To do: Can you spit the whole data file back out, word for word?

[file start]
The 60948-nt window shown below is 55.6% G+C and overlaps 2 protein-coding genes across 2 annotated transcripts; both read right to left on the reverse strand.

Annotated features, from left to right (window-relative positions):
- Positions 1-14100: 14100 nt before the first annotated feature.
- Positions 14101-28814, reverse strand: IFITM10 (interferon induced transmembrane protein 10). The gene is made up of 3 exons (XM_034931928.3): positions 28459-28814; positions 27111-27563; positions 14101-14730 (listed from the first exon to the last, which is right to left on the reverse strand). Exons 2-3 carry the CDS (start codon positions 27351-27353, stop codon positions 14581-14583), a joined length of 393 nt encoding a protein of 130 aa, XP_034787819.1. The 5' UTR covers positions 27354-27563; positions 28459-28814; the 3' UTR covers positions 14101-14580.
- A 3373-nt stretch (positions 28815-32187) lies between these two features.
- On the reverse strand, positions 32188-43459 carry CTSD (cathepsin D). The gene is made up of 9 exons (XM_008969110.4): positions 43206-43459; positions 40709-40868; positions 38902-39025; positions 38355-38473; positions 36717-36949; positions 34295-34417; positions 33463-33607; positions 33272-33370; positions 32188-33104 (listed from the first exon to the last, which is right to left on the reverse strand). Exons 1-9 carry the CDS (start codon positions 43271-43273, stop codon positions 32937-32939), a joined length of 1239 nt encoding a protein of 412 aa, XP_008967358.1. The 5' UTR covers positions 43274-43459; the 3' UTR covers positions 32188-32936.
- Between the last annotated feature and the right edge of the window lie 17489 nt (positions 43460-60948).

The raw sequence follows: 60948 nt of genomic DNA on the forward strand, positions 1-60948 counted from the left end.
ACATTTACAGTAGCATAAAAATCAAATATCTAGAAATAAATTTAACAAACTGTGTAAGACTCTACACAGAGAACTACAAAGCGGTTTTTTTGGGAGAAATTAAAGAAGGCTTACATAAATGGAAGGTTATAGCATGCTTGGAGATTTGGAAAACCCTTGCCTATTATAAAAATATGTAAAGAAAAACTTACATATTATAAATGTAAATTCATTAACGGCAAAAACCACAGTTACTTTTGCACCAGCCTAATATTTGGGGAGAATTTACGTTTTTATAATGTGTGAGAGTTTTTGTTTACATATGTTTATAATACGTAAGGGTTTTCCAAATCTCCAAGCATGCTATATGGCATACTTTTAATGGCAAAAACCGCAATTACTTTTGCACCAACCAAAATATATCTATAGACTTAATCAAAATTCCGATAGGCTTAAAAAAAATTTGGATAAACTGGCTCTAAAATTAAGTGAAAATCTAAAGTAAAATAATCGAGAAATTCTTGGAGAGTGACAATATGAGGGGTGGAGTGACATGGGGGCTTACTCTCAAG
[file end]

The 60948-nt window shown below is 55.6% G+C and overlaps 2 protein-coding genes across 2 annotated transcripts; both read right to left on the reverse strand.

Annotated features, from left to right (window-relative positions):
- Positions 1-14100: 14100 nt before the first annotated feature.
- Positions 14101-28814, reverse strand: IFITM10 (interferon induced transmembrane protein 10). The gene is made up of 3 exons (XM_034931928.3): positions 28459-28814; positions 27111-27563; positions 14101-14730 (listed from the first exon to the last, which is right to left on the reverse strand). Exons 2-3 carry the CDS (start codon positions 27351-27353, stop codon positions 14581-14583), a joined length of 393 nt encoding a protein of 130 aa, XP_034787819.1. The 5' UTR covers positions 27354-27563; positions 28459-28814; the 3' UTR covers positions 14101-14580.
- A 3373-nt stretch (positions 28815-32187) lies between these two features.
- On the reverse strand, positions 32188-43459 carry CTSD (cathepsin D). The gene is made up of 9 exons (XM_008969110.4): positions 43206-43459; positions 40709-40868; positions 38902-39025; positions 38355-38473; positions 36717-36949; positions 34295-34417; positions 33463-33607; positions 33272-33370; positions 32188-33104 (listed from the first exon to the last, which is right to left on the reverse strand). Exons 1-9 carry the CDS (start codon positions 43271-43273, stop codon positions 32937-32939), a joined length of 1239 nt encoding a protein of 412 aa, XP_008967358.1. The 5' UTR covers positions 43274-43459; the 3' UTR covers positions 32188-32936.
- Between the last annotated feature and the right edge of the window lie 17489 nt (positions 43460-60948).

The raw sequence follows: 60948 nt of genomic DNA on the forward strand, positions 1-60948 counted from the left end.
ACATTTACAGTAGCATAAAAATCAAATATCTAGAAATAAATTTAACAAACTGTGTAAGACTCTACACAGAGAACTACAAAGCGGTTTTTTTGGGAGAAATTAAAGAAGGCTTACATAAATGGAAGGTTATAGCATGCTTGGAGATTTGGAAAACCCTTGCCTATTATAAAAATATGTAAAGAAAAACTTACATATTATAAATGTAAATTCATTAACGGCAAAAACCACAGTTACTTTTGCACCAGCCTAATATTTGGGGAGAATTTACGTTTTTATAATGTGTGAGAGTTTTTGTTTACATATGTTTATAATACGTAAGGGTTTTCCAAATCTCCAAGCATGCTATATGGCATACTTTTAATGGCAAAAACCGCAATTACTTTTGCACCAACCAAAATATATCTATAGACTTAATCAAAATTCCGATAGGCTTAAAAAAAATTTGGATAAACTGGCTCTAAAATTAAGTGAAAATCTAAAGTAAAATAATCGAGAAATTCTTGGAGAGTGACAATATGAGGGGTGGAGTGACATGGGGGCTTACTCTCAAG